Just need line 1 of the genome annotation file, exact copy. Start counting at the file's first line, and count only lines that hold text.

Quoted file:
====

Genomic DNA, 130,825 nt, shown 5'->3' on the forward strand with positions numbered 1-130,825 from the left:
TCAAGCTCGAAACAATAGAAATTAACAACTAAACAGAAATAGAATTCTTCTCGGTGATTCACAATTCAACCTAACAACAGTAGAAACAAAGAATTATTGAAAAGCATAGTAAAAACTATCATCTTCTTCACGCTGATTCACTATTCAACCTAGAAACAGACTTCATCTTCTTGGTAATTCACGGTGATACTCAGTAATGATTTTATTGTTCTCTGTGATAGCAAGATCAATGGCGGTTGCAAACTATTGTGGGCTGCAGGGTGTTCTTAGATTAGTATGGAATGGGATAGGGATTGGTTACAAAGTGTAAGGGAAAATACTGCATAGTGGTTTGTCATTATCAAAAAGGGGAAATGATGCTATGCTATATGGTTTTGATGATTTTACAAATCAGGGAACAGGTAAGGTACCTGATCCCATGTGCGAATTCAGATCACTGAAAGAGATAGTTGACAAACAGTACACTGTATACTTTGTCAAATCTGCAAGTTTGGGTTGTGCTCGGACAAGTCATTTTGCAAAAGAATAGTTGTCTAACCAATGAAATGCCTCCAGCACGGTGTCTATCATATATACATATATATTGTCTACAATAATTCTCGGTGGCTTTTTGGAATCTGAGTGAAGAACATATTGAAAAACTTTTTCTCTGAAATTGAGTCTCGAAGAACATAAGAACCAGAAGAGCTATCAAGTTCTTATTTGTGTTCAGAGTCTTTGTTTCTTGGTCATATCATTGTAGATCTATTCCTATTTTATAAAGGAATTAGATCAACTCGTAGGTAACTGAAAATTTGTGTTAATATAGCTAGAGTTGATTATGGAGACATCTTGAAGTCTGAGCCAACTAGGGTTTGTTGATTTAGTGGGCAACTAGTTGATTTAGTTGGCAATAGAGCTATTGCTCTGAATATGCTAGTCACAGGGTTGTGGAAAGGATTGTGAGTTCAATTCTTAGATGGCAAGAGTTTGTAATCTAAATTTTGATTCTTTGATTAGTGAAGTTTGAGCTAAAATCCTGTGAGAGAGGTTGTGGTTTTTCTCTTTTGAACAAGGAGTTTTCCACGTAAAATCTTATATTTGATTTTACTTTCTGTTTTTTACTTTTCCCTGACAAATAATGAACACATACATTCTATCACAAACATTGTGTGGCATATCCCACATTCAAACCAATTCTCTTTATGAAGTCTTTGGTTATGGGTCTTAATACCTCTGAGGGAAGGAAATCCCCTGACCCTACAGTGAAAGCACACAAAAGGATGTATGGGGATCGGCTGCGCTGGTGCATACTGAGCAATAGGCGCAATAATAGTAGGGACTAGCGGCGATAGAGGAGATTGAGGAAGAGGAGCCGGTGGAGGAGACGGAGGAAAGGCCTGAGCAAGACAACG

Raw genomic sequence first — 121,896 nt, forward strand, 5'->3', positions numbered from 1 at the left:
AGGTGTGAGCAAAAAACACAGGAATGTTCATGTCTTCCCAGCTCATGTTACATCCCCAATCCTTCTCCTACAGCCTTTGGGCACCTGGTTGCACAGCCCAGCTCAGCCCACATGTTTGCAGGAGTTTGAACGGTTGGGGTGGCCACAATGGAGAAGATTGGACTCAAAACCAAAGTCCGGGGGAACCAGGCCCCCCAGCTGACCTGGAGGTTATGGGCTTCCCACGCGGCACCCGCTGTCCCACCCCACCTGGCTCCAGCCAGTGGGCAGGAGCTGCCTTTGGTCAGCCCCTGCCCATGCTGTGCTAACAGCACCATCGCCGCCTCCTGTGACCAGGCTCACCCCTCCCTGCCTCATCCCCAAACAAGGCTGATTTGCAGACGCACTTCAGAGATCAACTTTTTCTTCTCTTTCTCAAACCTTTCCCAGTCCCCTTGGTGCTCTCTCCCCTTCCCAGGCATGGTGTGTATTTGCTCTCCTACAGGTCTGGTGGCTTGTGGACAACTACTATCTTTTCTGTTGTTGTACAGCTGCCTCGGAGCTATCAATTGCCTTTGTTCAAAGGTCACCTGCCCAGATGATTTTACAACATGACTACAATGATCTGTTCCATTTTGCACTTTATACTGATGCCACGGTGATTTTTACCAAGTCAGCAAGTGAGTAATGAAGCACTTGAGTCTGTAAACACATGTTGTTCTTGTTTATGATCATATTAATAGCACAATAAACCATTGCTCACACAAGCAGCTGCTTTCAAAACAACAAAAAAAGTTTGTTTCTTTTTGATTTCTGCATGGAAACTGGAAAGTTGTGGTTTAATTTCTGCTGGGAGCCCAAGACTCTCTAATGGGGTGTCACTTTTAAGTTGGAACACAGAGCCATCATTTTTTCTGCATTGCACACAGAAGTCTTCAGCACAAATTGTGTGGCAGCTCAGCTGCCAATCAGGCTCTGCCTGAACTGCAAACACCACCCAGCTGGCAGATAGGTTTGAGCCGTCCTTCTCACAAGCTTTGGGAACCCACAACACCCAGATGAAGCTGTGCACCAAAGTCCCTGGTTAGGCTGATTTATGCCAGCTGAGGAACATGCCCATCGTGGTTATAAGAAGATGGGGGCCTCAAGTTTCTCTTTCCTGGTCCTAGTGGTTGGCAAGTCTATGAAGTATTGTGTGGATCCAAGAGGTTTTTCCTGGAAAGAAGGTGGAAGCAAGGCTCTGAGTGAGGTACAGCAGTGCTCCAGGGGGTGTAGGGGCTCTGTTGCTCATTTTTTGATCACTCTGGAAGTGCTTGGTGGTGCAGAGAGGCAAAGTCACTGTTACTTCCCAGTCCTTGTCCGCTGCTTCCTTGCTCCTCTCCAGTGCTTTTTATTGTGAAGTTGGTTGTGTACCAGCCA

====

Genomic DNA, 130,825 nt, shown 5'->3' on the forward strand with positions numbered 1-130,825 from the left: